Posts tagged ‘public transport’

There was so much we loved during our weeks in Ecuador but here are the standout “Number Ones” from each of us:

Paul’s #1 Thrill:

Paul’s #1 Thrill: Riding the “milk truck”

Riding the “milk truck” on a journey that seemed to climb its way to the apex of a very remote and stunning area of the Andes. We enjoyed the open air with the camaraderie of the locals who, like us, were taking the only ride out of town that day. The only thing missing was a thermos of nice hot coffee because we did have the luxury of an endless supply of fresh creamer right at our fingertips.

Peter’s #1 Natural Wonder:

Peter’s #1 Natural Wonder: The captivating Quilotoa Crater Lake

The captivating Quilotoa Crater Lake was a supremely blissful start of our 3-day trek through the remote Andean highlands. Every step of our walk was beautiful but the splendor of Volcán Quilotoa’s turquoise water was the most dazzling of all.

Paul’s #1 People:

Paul’s #1 People: The group of young Ecuadorian hikers we met

The group of young Ecuadorian hikers we met at the waterfall near Baños. If they are an example of the young and upcoming generation in Ecuador I have great hope for that country. I was thoroughly impressed with their enthusiasm, curiosity and manners not to mention they were just plain fun.

Peter’s #1 Animal:

Peter’s #1 Animal: Felipe the Cat

We encountered countless friendly critters in Ecuador, but none endeared our hearts like Felipe in at our hostal in Chugchilán. This lovely little cat spent every moment with us: purring on our laps, rambunctiously playing with peacock feathers, knocking over beer bottles, sneaking in the dining room to sniff our food, and generally being an entertaining nuisance. Oddly the owner said Felipe was in “mourning” over the recent death of his sister, but to us Felipe was always in the highest of spirits – he certainly lifted ours.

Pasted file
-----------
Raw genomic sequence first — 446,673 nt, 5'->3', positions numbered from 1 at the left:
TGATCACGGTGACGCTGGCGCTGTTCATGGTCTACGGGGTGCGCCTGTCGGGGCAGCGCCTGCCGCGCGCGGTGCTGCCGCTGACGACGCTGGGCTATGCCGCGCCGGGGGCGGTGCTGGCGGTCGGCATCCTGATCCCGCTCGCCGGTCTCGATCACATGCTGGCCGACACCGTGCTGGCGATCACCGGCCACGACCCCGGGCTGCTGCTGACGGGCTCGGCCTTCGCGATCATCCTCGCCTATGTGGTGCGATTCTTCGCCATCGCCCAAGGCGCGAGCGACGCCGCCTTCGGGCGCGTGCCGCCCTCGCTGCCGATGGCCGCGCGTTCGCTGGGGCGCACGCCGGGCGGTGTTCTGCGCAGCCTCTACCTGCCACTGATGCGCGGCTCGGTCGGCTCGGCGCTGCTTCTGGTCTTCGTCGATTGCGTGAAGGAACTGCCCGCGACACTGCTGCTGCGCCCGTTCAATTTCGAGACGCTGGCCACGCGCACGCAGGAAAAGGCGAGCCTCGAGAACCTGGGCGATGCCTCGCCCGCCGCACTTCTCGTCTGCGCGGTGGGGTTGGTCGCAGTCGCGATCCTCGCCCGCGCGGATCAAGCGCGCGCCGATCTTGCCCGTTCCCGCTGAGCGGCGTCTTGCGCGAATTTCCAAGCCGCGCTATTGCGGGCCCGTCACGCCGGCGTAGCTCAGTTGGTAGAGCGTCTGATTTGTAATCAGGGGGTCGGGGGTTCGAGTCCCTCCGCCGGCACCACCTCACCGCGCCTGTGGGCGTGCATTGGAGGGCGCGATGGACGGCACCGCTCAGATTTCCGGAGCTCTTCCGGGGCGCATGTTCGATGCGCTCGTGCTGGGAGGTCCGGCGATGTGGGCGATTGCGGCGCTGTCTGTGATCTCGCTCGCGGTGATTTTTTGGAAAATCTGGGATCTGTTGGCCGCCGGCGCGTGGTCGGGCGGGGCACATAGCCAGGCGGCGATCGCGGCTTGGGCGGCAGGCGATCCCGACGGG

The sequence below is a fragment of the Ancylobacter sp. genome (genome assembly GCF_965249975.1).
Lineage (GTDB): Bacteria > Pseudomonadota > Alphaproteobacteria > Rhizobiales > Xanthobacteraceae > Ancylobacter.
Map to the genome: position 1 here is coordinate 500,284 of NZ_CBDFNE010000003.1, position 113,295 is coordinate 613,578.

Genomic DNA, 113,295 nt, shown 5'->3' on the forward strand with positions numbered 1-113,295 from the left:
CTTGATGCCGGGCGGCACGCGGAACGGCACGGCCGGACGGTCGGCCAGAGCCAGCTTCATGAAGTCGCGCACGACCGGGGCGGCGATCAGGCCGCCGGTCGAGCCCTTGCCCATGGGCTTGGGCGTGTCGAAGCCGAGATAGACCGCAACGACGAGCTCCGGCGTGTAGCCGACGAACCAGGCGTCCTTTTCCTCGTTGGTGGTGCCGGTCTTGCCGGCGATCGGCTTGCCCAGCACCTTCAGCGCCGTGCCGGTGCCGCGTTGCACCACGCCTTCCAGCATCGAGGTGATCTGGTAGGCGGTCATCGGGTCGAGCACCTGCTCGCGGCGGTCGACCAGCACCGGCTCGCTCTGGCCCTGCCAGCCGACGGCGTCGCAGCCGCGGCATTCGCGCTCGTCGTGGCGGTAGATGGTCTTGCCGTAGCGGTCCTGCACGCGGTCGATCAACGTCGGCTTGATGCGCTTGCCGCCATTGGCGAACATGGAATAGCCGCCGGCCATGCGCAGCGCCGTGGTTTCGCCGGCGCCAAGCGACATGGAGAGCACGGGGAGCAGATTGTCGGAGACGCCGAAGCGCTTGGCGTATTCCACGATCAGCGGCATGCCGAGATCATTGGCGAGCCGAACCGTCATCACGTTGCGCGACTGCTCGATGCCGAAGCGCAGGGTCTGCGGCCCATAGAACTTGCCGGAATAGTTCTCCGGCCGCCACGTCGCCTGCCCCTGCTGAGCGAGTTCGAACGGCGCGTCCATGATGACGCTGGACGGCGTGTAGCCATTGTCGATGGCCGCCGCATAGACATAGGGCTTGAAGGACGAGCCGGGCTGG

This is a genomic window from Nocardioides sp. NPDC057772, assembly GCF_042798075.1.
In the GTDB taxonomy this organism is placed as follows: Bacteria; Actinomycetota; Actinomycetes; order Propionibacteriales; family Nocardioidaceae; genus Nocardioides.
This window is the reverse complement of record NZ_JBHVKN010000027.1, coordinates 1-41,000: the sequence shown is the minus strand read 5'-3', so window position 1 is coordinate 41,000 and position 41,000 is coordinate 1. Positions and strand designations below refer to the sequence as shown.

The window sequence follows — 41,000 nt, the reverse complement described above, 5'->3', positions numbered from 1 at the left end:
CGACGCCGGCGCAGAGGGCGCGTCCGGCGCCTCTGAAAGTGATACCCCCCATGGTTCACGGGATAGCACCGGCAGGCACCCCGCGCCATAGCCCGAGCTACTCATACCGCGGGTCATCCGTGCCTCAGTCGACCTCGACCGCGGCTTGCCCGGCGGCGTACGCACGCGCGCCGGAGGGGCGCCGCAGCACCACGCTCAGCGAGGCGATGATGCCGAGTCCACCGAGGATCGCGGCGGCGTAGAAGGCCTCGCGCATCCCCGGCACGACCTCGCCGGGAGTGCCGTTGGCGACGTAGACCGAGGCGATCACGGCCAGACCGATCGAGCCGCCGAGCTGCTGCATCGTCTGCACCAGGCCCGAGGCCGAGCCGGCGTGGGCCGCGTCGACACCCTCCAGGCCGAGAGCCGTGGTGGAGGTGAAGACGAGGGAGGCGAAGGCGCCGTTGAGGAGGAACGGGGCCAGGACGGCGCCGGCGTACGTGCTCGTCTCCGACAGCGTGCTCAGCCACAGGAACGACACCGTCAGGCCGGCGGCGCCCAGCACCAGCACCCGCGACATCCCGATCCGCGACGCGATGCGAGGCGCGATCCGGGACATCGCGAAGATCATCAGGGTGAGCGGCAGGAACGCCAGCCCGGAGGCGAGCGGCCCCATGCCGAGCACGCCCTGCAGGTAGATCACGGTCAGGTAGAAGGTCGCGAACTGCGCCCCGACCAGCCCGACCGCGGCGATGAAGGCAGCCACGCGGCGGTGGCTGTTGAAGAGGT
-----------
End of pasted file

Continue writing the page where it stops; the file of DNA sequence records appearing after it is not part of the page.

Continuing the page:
Continue reading ‘Peter and Paul’s Numero Unos of Ecuador’ »

La Paz, Bolivia

My first week in La Paz has left me breathless.  Quite literally.  At nearly 12,000 feet (3600 m), La Paz is the highest capital in the world. The lower-altitude Sucre remains the official capital, but La Paz is the de facto power center in the country housing both the executive and legislative branches of government.

The magnificence of the setting is striking: the towering Andean peaks of the Cordillera Real to the east, crowned by Mount Illimani which soars to over 22,000 feet (6465 m).   The dense city center flows downwards through the canon along the mostly covered Choqueyapu River.

The wealth of the residents increases as altitude decreases, from the ever-expanding shantytowns of El Alto on the high altiplano rim and down through the dangling Aymara neighborhoods perched precariously on the steep slopes.

Below is El Centro a.k.a. la hoyada (the hole), the crowded heart of the city and home to the government buildings and the scant colonial architecture that remains after decades of rapid change resulting from mass migration from rural areas.

The city sinks further to the upscale neighborhoods of Miraflores and Sopocachi, home to expensive apartments and a wealth of chic bars and restaurants.

Finally, La Paz comes to rest in the newly-minted Zona Sur neighborhood where most of the expats, diplomats and rich paceños live in gated communities.

Standing in the bowl of La Paz at the city center at sunset, millions of lights from the buildings and homes sprawl in every direction.  At night the city glimmers and shines with all the energy of a modern metropolis.

This is my new home for the moment and in my first week I started to settle into the rhythms of my new world.

Below are ten morsels of my first week in La Paz.

Continue reading ‘Week One: Living the High Life in La Paz, Bolivia’ »